Chapman, finalist of the Nation Builder of the Year award by The Globe and Mail in 2007 and 2008, has been the inspiration and effort behind seven Bills in Parliament, the latest being C-37, which amended the Citizenship Act to give Canadian status to those who either lost it or never had citizenship in the first place, all due to outdated provisions in legislation- some of which remain on the books.  Upwards of a million people can now call themselves Canadian citizens as a result.  Chapman will deliver a session on The Lost Canadians to faculty, students, and community members. He will also provide background, talk about present-day discrimination, and what it happens when your own country renders.

clc exhibit poster - online imageThe Chapman Learning Commons and the Irving K. Barber Learning Centre presents a Show-Case created by the CLC Assistants.

The CLCAs share original artwork capturing the nuances of Chapman Learning Commons lending equipment, campus study spaces, mascot, and projects. Including a collaboration with the Coaches Corner, the display showcases peer academic coaching where you can get inside scoop on best study and student practices. Highlighting just some of the services available to the UBC community, each display case features how the Chapman Learning Commons can help you with your academic success.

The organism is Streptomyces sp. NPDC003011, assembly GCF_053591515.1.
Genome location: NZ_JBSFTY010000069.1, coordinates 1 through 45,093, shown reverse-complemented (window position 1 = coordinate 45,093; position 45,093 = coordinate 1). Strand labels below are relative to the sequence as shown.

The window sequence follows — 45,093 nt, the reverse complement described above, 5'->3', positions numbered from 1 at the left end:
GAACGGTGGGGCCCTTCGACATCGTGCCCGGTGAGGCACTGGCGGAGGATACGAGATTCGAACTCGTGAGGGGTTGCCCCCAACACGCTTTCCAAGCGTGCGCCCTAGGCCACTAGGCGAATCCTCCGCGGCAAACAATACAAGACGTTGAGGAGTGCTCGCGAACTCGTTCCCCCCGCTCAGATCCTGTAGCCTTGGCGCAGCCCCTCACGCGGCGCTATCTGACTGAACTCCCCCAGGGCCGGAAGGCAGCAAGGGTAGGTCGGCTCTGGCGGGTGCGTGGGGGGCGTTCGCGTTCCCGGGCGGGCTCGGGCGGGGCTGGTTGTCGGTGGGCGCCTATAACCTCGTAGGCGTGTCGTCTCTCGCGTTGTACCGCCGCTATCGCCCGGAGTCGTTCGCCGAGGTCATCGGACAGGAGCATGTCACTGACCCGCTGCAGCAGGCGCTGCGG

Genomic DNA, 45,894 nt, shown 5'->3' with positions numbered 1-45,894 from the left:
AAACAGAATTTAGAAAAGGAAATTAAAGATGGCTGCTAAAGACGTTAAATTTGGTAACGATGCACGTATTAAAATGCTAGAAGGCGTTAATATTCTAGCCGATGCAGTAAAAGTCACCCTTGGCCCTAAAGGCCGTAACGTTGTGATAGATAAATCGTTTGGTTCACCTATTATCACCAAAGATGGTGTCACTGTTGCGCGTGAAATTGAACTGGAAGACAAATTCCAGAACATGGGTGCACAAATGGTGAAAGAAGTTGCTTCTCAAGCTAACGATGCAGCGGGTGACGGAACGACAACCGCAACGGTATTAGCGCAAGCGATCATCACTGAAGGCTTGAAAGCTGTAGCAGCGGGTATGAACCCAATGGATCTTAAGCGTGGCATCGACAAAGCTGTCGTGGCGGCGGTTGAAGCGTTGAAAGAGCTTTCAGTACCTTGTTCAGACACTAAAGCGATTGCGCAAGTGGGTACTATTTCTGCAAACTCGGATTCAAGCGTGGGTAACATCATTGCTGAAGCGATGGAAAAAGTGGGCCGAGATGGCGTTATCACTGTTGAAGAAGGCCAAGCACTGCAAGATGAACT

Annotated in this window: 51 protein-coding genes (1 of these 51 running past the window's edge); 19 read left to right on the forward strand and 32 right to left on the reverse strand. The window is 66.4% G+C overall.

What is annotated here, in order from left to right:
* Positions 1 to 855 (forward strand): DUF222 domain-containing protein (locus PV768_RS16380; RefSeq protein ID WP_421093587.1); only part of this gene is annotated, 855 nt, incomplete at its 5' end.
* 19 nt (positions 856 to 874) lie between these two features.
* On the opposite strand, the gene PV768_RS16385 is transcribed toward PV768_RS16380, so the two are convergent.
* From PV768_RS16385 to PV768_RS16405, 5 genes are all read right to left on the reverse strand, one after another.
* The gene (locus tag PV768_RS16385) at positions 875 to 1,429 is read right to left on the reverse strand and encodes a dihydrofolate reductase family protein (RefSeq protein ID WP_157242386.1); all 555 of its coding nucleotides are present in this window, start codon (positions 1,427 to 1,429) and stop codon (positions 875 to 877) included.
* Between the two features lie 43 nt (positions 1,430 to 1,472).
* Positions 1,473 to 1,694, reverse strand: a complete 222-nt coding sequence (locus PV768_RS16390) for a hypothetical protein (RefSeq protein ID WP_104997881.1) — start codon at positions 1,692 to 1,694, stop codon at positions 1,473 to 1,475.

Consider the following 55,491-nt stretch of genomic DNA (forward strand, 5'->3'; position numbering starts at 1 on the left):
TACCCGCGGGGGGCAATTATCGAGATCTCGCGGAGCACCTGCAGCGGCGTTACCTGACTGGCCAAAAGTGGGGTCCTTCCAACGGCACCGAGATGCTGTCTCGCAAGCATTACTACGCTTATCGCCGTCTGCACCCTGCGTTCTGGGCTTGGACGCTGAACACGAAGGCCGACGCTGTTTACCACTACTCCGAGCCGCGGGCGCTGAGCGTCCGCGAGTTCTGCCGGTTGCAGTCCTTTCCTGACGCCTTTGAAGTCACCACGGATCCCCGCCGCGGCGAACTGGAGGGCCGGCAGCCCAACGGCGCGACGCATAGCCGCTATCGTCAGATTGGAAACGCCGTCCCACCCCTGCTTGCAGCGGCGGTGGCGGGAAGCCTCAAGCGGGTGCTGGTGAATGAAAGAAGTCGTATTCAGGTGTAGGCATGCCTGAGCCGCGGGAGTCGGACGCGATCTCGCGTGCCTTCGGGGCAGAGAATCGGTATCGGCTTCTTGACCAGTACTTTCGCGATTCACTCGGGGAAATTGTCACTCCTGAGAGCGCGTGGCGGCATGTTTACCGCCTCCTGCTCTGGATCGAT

Come to the IKBLC Level 3 Information Desk to learn more about the display and meet the artists, the Chapman Learning Commons Assistants!

image001Just wanted to let you know about this amazing event which will take place March 8.  Early bird registration ends January 31, 2014!

Serendipity 2014: Children’s Literature in a Digital Age

Saturday, March 8 2014
UBC Education Building: 2125 Main Mall
8am-4pm (lunch is included)